Gov't seeks to tackle property tax confusion

The government is seeking ways to temper the uproar provoked by a new single property ownership tax (ENFIA), which is being revised after erroneous data initially used to calculate it resulted in disproportionately large levies for thousands of homeowners, and is considering allowing taxpayers to pay the levy in several installments and over a longer period of time.

The Finance Ministry has asked the Hellenic Statistical Authority (ELSTAT) whether it can extend the collection of the property tax for this year beyond December, potentially through February. The ministry would only want to proceed with such a move though, Kathimerini understands, if the revenue collected can still be recorded on the budget for 2014 so that Greece’s efforts to meet fiscal targets are not jeopardized.

The ministry is keen to allow homeowners to repay the tax, which has fueled public anger and vehement criticism by the political opposition, in six to eight installments. The first installment of the tax, which had been due for payment at the end of July, has already been postponed until the end of September.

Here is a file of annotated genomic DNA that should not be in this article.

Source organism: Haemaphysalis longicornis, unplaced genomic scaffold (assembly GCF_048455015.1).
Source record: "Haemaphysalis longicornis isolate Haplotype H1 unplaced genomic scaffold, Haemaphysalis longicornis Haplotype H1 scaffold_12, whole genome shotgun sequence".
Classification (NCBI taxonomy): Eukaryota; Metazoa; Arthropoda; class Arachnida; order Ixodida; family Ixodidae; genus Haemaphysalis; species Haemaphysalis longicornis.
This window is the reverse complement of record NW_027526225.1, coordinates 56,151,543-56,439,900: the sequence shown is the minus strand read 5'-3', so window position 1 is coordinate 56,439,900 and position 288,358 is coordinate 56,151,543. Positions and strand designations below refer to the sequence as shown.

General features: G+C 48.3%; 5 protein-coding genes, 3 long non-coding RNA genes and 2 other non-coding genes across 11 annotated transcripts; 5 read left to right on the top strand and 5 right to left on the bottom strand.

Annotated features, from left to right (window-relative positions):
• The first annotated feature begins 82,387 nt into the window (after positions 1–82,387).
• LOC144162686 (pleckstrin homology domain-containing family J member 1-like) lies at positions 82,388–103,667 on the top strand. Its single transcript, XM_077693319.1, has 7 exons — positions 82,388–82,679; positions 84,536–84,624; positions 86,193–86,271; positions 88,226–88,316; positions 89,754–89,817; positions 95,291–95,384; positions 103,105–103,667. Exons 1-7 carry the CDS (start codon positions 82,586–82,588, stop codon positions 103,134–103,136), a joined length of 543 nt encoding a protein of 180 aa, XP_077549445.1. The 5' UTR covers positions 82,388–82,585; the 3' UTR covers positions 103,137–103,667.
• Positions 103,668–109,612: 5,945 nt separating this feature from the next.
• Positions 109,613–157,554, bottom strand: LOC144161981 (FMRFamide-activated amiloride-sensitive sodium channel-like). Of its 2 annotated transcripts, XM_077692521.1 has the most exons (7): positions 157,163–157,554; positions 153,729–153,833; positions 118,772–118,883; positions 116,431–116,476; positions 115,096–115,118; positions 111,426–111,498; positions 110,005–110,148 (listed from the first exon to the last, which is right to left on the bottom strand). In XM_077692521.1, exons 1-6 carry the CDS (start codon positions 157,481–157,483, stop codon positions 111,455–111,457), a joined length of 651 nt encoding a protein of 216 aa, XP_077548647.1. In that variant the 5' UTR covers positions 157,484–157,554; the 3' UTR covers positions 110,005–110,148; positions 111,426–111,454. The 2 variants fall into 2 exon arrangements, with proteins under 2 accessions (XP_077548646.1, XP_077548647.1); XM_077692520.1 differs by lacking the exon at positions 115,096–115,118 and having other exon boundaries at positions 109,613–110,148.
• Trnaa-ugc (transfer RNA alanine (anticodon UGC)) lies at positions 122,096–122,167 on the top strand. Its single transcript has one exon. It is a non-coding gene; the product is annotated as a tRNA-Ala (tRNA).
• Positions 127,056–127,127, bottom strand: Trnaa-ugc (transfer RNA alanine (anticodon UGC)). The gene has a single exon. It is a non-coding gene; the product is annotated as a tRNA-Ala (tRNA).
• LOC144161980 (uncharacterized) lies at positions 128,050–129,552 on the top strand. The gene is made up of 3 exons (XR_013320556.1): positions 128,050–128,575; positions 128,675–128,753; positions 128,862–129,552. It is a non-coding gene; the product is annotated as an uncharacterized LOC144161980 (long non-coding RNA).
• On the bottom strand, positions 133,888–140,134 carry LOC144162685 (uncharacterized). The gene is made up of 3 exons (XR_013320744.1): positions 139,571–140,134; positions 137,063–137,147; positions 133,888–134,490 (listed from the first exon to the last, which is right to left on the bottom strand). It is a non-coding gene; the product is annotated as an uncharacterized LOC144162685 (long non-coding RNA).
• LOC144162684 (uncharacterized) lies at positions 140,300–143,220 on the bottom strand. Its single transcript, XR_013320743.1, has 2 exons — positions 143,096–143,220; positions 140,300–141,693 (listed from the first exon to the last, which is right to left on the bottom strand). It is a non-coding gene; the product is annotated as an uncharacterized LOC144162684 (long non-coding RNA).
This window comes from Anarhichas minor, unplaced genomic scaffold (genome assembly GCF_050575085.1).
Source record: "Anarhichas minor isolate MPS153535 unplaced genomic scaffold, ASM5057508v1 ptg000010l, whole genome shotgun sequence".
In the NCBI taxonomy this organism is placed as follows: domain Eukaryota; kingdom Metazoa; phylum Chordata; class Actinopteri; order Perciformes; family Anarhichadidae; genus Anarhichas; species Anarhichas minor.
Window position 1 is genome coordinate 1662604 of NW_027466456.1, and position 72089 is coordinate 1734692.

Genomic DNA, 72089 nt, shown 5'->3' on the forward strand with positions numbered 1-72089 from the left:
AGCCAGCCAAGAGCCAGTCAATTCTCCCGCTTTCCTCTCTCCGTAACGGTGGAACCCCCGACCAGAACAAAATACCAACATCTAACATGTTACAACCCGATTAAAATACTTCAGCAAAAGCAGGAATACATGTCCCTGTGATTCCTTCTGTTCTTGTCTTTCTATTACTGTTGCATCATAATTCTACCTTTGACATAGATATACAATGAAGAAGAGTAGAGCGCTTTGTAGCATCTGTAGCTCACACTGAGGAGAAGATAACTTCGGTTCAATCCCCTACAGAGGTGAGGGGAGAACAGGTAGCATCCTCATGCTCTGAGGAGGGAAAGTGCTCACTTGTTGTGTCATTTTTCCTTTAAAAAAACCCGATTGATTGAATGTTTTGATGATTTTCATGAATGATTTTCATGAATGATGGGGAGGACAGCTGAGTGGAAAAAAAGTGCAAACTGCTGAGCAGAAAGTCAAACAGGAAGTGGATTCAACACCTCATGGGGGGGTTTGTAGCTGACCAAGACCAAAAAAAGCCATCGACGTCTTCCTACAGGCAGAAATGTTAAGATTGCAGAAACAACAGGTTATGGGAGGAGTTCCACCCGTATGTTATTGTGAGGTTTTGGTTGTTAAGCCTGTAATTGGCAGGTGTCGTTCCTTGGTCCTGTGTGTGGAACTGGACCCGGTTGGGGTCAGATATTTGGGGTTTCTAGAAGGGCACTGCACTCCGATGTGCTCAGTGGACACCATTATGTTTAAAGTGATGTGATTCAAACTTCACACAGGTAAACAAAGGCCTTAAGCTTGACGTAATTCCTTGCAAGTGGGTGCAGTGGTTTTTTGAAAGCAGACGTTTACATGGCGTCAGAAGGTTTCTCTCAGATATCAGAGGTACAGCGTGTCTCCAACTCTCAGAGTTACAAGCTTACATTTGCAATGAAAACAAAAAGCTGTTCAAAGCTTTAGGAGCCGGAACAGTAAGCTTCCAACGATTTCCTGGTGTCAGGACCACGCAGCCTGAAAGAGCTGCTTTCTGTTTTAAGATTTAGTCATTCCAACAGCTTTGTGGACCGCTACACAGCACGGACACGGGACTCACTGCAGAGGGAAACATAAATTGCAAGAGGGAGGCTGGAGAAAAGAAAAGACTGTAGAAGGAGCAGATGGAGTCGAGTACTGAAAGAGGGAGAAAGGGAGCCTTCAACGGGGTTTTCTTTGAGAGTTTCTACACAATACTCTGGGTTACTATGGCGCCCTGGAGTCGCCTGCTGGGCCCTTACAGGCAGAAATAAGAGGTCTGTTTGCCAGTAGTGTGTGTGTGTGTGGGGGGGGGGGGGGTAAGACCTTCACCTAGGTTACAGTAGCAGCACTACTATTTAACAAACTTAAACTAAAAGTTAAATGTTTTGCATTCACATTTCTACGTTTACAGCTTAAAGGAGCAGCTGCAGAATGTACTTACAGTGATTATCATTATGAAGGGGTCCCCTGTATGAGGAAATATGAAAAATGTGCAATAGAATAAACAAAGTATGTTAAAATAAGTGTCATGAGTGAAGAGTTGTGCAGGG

The junior coalition partner PASOK has also expressed opposition to the proposed tax – not to technical issues that the ministry has pledged to correct, but to its overall philosophy. A group of PASOK MPs are planning to submit to Parliament a series of proposals for the revision of the tax by early next week. Meanwhile a significant number of deputies from conservative New Democracy, the dominant party in the coalition, are pressing for drastic changes to the law with some even insisting that it be revoked in order to ease public anger.

The main leftist opposition SYRIZA yesterday continued its assault on the government over the tax, with party secretary Dimitris Vitsas describing it as “completely unfair and damaging to society” and insisting that the leftists would scrap it.

Next week, the ministry’s general secretariat for revenues is due to set out the terms for exemptions from the tax for low-income Greeks.